Indian Journal of Pathology and Microbiology

CASE REPORT
Year
: 2016  |  Volume : 59  |  Issue : 2  |  Page : 220--222

Cavernous hemangiomatous polyp of uterus: A report of case and review of literature


Mohammad Shahid, Nauman Nisar, Jinous Saremian 
 Department of Pathology, University of Florida College of Medicine, Jacksonville, FL 32209, USA

Correspondence Address:
Mohammad Shahid
University of Florida College of Medicine, Jacksonville, First Floor, Clinical Center, 655 West Eight Street, C504 Jacksonville, FL 32209
USA

Abstract

Cavernous hemangiomatous polyp of uterus is a rare vascular malformation of the uterus. Common sites of malformation in uterine wall include serosa, myometrium, and endometrium and most common presentation is diffuse involvement of uterus. Patients usually present with obstetric and gynecological complications ranging from menorrhagia, intermenstrual bleeding, infertility, and pregnancy-associated complications which includes maternal and fetal demise due to excessive bleeding. Uterine hemangiomas occur at all age groups without preponderance in any decades and are classified into congenital and acquired. Congenital hemangiomas may be associated with hereditary diseases whereas acquired hemangiomas are thought to be associated with both physical changes and hormone alterations.



How to cite this article:
Shahid M, Nisar N, Saremian J. Cavernous hemangiomatous polyp of uterus: A report of case and review of literature.Indian J Pathol Microbiol 2016;59:220-222


How to cite this URL:
Shahid M, Nisar N, Saremian J. Cavernous hemangiomatous polyp of uterus: A report of case and review of literature. Indian J Pathol Microbiol [serial online] 2016 [cited 2020 Aug 10 ];59:220-222
Available from: http://www.ijpmonline.org/text.asp?2016/59/2/220/182024


Full Text

 Introduction



Vascular malformation of the uterus and cervix is uncommon. Common sites of involvement in uterine wall include serosa, myometrium, and endometrium. Most common presentation is diffuse involvement of myometrium. Patients usually present with obstetric and gynecological complications ranging from menorrhagia, intermenstrual bleeding, infertility, and pregnancy-associated complications which includes maternal and fetal demise due to excessive bleeding.[1],[2],[3],[4] Uterine hemangiomas are classified into congenital and acquired. Congenital hemangiomas may be associated with hereditary diseases, including Klippel–Trenaunay syndrome, hereditary hemorrhagic telangiectasia, tuberous sclerosis, blue rubber bleb nevus syndrome, Maffucci syndrome, and Kasabach–Merritt syndrome. Acquired hemangiomas are thought to be associated with both physical changes and hormone alterations.[2] Here, we report a case of cavernous hemangiomatous polyp of the uterus which presented as postmenopausal bleeding.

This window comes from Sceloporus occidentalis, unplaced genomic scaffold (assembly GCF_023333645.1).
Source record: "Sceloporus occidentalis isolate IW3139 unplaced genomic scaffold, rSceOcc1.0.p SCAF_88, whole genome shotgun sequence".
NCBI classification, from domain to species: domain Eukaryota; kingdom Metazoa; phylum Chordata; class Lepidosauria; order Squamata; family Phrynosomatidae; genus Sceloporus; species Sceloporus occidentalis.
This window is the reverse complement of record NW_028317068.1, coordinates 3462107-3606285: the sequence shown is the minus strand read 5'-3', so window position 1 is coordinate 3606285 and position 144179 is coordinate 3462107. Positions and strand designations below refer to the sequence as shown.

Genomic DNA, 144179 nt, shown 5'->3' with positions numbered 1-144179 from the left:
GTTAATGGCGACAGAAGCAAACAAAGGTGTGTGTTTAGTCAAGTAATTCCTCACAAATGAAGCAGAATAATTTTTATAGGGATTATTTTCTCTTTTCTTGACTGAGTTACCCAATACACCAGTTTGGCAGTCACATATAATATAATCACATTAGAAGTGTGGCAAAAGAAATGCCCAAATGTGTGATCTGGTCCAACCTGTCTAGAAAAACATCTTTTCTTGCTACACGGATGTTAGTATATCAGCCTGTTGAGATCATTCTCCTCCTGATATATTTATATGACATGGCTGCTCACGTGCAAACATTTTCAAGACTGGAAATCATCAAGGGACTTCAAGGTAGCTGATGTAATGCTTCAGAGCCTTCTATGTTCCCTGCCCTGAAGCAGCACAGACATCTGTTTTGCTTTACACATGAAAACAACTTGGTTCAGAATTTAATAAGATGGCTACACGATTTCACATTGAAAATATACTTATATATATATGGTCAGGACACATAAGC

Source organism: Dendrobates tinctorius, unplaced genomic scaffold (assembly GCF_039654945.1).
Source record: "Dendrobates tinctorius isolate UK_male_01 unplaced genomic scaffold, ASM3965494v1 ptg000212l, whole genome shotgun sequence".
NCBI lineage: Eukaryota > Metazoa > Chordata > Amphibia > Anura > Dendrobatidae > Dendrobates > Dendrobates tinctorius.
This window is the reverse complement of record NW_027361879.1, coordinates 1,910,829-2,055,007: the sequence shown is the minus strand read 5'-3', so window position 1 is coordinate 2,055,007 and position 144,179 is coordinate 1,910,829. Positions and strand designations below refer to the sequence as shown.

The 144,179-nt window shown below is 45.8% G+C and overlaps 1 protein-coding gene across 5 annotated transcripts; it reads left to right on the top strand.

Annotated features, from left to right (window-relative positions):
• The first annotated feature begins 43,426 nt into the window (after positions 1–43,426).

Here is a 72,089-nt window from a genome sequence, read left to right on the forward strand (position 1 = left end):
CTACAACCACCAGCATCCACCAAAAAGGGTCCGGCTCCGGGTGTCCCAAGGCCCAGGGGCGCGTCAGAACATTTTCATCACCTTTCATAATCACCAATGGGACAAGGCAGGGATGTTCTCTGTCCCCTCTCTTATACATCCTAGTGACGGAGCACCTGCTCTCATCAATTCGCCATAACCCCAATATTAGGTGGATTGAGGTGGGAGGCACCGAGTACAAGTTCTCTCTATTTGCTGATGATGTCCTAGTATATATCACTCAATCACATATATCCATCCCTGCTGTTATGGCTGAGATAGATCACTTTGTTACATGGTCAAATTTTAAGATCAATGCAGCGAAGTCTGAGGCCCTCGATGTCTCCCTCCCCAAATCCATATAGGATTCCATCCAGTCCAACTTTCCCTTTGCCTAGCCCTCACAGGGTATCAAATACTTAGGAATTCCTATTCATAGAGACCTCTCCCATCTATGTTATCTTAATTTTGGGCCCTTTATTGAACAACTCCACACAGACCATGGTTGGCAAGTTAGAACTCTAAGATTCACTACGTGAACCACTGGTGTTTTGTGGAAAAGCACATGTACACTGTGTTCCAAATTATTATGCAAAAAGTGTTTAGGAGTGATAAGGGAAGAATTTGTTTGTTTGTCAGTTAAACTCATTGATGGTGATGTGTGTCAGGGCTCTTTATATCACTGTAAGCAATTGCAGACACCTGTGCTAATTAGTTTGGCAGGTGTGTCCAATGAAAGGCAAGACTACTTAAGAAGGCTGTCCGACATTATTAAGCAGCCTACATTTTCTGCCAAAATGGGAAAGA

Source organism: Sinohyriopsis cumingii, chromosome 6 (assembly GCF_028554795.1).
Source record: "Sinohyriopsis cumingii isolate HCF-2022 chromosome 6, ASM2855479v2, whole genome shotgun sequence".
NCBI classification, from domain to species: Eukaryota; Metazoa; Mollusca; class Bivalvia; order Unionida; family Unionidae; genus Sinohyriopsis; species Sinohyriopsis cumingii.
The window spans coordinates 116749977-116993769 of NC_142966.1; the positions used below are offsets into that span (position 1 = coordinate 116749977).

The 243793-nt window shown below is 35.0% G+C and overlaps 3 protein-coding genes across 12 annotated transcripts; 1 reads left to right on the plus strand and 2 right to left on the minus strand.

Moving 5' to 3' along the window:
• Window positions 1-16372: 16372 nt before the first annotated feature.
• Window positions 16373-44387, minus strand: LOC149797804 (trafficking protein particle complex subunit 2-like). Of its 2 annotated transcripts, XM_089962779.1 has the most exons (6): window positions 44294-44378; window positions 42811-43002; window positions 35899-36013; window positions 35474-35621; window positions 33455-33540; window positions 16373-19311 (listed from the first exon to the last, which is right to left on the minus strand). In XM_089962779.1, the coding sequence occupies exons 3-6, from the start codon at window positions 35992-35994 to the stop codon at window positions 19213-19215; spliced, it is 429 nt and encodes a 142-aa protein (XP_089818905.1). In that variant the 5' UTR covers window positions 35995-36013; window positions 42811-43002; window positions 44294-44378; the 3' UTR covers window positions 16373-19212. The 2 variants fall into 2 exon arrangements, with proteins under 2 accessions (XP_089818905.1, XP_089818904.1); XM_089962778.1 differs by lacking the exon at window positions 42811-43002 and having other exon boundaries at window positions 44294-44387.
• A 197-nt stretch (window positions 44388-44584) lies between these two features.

Case Report



The patient is a 57-year-old postmenopausal female, Gravida 2 Para 2, presented with uterine bleeding for last 1 year. She achieved menopause 5–6 years back and was not on any hormonal treatment. Her both previous pregnancies had resulted in full-term normal spontaneous vaginal deliveries. She has an average build and medium height and general examination of heart, chest, and abdomen did not reveal any abnormality. Her last pap smear 3 months back which was negative for intraepithelial lesion or malignancy. Speculum examination of vagina revealed atrophic changes and 1 cm × 2 cm exophytic, pink, nonfriable vaginal mass 2 cm inferior to cervix on the right vaginal wall. Bimanual examination revealed an anteverted, smooth, and multiparous uterus. Transvaginal ultrasonography findings were anteverted uterus measuring 7.58 cm × 4.77 cm × 4.90 cm with endometrial thickness of 1.65 mm. Endometrial cavity was distorted by 2.02 cm × 2.65 cm hyperechoic mass and a provisional diagnosis of endometrial polyp was made. The myometrium was normal. The patient underwent hysteroscopic removal of endometrial polyp. Microscopic examination revealed large cystically dilated blood vessels with thin walls lined by a single layer of flat endothelial cells in a background of atrophic endometrium [Figure 1]. Immunohistochemistry showed positivity for CD31, CD 34, and factor VIII antigen supporting histological diagnosis of cavernous hemangiomatous polyp [Figure 1].{Figure 1}